Michelangelo is an old master of High Renaissance. His sculpture is powerful and full of humanity. In his later works ‘the Unfinished Slaves’, the chisel stone marks still remain. The marks on the works are just as touching as the fourteen lines of poems he wrote to his gay boyfriend showing the struggle between reality and divinity, desire and dedication, confusion and clarity.

The old Michelangelo cut with an axe, and left deep traces in the rock. Young Geng Xue uses her hands to mold very soft porcelain like massaging the human body. Geng Xue says:

“In the pile of mud, there is a wrapped man. While I kneaded and touched the mud, the man begins to form;

When I create his eyes, his eyes open and look at me;

When I create his hands, his hands turn to hold my hand…

When I am almost finished, I breathe in his mouth and his chest begins to rise and fall, breathing in and out.”

The whole process is made into a video like a standard educational film, recording the routine sculpture making process at the Academy. However, the difference is that the caption of the film is Michelangelo’s love poem, which is performed by the artist at the same time.

On camera, she gives the figure from the mud “energy”and “air”to make him alive as if by divine help. Michelangelo said: “But the divine hammer which is raised in the heavens creates its own beauty and the beauty of others by reason of its own strength. ….That is why it will guide my work to good end, if the divine forge lends its aid. Up to now, on earth, it was alone. ”

On camera, she creates him, loves him, and feels his love in return. Michelangelo said: “With your beautiful eyes I see a gentle light, which my blind eyes can see no longer. Your feet assist me to bear a load which my crippled feet can support no longer. I feel that, through your mind, I am raised to heaven. My will is centered in your will. My thoughts are formed in your heart and my words in your breath.”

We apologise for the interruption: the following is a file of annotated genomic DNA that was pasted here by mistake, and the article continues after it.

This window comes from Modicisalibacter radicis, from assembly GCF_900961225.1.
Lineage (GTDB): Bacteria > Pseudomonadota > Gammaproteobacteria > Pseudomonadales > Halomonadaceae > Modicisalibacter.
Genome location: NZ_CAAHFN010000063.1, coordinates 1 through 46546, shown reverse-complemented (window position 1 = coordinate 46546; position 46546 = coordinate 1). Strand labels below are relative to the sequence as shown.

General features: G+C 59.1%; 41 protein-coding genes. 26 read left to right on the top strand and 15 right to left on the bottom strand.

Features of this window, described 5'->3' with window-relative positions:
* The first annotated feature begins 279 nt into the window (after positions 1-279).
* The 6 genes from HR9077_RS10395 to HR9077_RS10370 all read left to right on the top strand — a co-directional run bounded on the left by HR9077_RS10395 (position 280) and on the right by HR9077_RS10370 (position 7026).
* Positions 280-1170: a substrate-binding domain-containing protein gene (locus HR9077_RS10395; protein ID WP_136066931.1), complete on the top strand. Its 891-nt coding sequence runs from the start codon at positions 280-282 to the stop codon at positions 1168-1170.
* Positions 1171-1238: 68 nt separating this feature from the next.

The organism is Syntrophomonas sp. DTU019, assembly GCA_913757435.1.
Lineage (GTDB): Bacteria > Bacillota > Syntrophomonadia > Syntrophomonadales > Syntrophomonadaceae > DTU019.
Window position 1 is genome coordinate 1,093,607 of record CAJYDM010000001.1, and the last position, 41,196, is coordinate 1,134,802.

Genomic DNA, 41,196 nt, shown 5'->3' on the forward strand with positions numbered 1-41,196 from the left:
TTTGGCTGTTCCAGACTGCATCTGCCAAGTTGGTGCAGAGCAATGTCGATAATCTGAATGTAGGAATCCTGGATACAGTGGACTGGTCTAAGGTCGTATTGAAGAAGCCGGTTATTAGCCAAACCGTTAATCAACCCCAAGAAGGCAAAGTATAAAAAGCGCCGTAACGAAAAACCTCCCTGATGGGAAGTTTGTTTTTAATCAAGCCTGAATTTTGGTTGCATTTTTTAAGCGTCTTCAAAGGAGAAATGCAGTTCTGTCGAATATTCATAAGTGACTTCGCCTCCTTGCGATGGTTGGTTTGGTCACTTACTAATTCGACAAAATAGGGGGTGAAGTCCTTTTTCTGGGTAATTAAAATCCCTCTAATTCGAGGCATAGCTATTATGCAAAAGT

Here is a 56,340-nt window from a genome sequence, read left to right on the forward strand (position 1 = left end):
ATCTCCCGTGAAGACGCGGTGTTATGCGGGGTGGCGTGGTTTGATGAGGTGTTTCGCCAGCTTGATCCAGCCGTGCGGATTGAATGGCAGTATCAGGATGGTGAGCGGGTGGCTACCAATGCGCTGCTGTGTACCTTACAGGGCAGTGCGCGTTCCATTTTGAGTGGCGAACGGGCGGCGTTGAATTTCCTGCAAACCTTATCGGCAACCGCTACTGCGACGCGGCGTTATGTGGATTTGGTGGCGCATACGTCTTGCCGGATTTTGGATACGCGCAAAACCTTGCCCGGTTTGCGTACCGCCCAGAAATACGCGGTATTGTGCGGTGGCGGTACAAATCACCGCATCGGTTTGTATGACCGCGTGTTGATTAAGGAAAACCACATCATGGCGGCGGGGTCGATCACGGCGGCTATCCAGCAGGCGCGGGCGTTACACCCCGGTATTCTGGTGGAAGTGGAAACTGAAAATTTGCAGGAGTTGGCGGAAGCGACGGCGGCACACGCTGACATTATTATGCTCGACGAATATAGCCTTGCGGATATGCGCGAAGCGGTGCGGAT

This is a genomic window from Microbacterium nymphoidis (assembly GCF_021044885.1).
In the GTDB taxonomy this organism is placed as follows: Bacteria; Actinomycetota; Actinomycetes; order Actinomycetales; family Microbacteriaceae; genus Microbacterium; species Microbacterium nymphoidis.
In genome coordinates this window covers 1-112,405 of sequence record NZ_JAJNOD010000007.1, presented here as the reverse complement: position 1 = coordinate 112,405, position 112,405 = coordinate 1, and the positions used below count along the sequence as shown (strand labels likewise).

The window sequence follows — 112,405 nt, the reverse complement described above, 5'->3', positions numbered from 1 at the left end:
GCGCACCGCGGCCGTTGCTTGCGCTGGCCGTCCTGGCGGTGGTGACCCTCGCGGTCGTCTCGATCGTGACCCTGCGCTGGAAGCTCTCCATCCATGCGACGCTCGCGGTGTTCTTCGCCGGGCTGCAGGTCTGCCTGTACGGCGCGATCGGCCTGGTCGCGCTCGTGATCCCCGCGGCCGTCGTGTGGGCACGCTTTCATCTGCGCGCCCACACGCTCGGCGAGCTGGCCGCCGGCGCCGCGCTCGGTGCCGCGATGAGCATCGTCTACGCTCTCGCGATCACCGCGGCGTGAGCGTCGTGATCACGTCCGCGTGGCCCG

On camera, she creates his eyes. If he could see, not only does he see her, he also sees others. She creates ears for him. If he could hear, he not only hears her voice, he also hears the voices of others. The love between themis only an illusion of her passion. Neither she nor Michelangelo can pretend to be God in creating life and receiving unconditional love. Michelangelo said: “Consequently, I recognize now how full of errors was the passionate illusion which made me turn art into an idol and a monarch; and I see clearly what every man desires for his hurt.”

On camera, she coldly cuts off his head and limbs, covering him with a white cloth, and spraying him with water. He leaves her, and in her eyes, he once again turns into a cold object. Michelangelo said: “Here is my love, my heart and life for joy. Here, his beautiful eyes promised to help me, but before long, his eyes moved to the other. Here, he and I are attached; here he and I separated. Here, endless sorrow I cried, I saw him leave, no longer care for me.”

On camera, her hands never leave the mud. Her body is covered in mud. His body is covered by her muddy hand marks. This love cannot be broken, and the pain cannot be forgotten. Real emotion is always the source of artistic creation. Michelangelo said: “I could as easily forget the nourishment on which I live, and which only sustains the body, without pleasure, as your name, which nourishes the body and the soul, and fills them with such sweetness that as long as I think of you I feel neither suffering nor the fear of death.”

Throughout the film, the artist work step by step mixed with subtle emotions. Hot desire and coldcut, tender engagement and violent dismantle mentcreate dramatic inner conflicts. The artist passes her energy through the arm into the mud. Her body heat runs through the film in sharp contrast with the cold clay and high technology of the film, offering a warm poetic quality to the art work.

Three

Bring your whip